The house doesn’t feel clean enough or I’m not being creative enough on my day with Frankie or I’m not delivering at work and turning down meetings after 4.30 or missing meetings all together on Wednesdays. But I have to let it go.
I have to remember what’s important.
My family being happy. They actually don’t care if my kitchen cupboard fronts are covered in splashes or there’s hand prints on the glass wardrobe doors. They care about my love, attention and laughter. They care about shared meal times and beach walks and crawling around on the floor being as silly as possible (yeah, even Janis enjoys that to be honest).
Taking care of my body. Making time to move it several times a week, clearing my head and feeling good about myself.
Making, eating and serving my family nourishing food. And that includes family favourites like spag bol as well as super healthy steamed fish and veggies. Balance. Enjoyment. The occasional treat.
Being kind to myself. Through rest, through positive self-talk, through meditating, exercising, writing. Through not letting my inner mean girl pipe up and knock me down. Through not letting external factors get to me – sticking to my own story and no one else’s.
A realistic approach to what’s possible. Getting shit done. And letting shit go. Getting organised, planning things out, prioritising and saying ‘you know what, THIS is what is possible this week, the rest can wait’.
It’s actually incredibly liberating to acknowledge that I have changed and that my naivety before being a mum is funny now I look back. I never thought I’d let work go, and I still turn up and give it my all when I am there but it just isn’t the most important thing to me anymore and if it was all gone tomorrow and what I had left was my family….well….that would be the dream right?!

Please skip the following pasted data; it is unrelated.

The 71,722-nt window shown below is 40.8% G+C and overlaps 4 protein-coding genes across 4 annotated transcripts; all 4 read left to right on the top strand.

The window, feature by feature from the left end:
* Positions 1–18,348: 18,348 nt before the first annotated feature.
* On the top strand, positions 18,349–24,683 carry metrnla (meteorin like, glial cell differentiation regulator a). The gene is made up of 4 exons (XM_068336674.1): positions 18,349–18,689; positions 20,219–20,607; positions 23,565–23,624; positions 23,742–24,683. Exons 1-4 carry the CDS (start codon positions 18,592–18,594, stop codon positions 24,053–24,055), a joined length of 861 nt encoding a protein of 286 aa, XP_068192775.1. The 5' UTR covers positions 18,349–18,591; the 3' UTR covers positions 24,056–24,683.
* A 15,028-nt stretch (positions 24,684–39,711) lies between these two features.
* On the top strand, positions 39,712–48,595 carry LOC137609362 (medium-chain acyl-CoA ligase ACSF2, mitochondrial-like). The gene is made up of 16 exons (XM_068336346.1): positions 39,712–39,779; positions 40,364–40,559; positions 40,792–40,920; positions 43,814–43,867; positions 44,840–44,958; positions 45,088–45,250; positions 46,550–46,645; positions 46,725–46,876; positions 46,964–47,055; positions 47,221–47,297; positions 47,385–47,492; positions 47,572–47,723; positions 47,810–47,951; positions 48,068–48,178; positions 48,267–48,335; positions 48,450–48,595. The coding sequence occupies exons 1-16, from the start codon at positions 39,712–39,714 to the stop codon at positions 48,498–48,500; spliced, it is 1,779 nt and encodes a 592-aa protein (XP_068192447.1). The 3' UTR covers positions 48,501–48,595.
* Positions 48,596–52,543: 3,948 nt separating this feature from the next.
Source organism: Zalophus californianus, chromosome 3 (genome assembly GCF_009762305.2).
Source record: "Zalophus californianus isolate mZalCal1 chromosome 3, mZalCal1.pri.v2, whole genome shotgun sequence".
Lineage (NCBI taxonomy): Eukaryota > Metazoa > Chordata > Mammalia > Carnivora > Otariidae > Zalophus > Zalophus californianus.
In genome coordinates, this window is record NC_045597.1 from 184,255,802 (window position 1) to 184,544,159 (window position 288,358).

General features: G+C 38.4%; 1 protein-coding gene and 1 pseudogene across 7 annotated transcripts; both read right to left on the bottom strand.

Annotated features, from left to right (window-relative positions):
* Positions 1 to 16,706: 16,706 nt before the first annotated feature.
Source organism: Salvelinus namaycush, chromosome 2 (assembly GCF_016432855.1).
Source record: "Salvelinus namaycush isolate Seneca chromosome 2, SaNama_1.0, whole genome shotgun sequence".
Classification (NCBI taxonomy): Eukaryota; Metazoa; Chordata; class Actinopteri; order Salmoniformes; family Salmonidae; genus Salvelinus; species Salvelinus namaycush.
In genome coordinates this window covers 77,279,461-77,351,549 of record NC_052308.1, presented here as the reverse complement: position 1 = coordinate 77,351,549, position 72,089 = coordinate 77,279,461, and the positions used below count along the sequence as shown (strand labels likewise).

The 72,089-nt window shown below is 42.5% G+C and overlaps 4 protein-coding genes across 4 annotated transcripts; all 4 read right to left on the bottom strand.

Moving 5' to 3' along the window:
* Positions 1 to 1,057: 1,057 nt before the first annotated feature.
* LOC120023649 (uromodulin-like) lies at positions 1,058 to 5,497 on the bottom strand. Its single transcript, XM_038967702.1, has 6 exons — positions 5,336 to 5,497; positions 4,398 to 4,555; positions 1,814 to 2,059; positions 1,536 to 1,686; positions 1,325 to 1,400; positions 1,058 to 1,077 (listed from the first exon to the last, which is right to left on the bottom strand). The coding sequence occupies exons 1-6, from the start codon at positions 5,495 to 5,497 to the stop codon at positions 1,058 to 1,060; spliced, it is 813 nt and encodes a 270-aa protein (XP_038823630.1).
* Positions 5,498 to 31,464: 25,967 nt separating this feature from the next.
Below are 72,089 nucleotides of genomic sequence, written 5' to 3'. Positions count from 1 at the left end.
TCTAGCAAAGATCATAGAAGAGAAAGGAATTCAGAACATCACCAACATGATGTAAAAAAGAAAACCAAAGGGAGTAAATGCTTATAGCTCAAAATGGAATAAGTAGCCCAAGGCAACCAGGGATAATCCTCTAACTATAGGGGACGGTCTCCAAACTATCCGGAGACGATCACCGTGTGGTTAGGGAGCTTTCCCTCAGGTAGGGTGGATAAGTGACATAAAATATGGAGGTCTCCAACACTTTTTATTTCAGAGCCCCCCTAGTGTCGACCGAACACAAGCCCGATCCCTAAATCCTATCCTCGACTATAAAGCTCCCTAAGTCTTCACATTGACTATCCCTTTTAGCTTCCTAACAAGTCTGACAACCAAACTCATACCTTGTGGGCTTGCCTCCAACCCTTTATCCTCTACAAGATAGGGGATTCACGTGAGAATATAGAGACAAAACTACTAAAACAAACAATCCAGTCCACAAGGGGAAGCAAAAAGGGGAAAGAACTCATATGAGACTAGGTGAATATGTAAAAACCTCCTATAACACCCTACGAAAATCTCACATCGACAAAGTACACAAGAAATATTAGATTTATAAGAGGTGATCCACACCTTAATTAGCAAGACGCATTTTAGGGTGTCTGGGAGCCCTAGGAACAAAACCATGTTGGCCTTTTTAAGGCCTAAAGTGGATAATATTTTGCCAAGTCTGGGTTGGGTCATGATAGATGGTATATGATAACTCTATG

Sam challenged us as women to make family and flexible work really serve us as people. In as far as I can in a corporate job I believe I have struck that balance and I feel really proud of that. I know though, that ultimately this isn’t my path and juggling a corporate role and family is not what I want to do forever.
I’m proud of myself for taking steps towards making that eventual change. Who knows when it will come but a voice within me told me the time to being the process was now and I’m so glad it did. Training to be a life coach has been the single most life affirming thing I have done. It feels like coming home on so many levels and I can see a future where I can serve women just like me, support them through life’s challenges and live my own best life with my family by my side, able to enjoy them and still live the life we want to live.
*Just as a little end note, while we are talking about pledging for parity, I must once again big up my husband Janis. On ACTUAL International Women’s Day I was very late for once leaving work but through choice, because I was chatting to Sam post speech and enjoying the excitement of the day and discussion. I would have just about made it to pick up Frankie but very late, so Janis who was not on pick up duty, got on his bike, rode to where I parked the car, left his bike there, drove to get Frankie, picked me up on the way back through, handed me the car, walked back to his bike and rode home. Then made dinner. That, my friends, is parity in action, what a total ledge.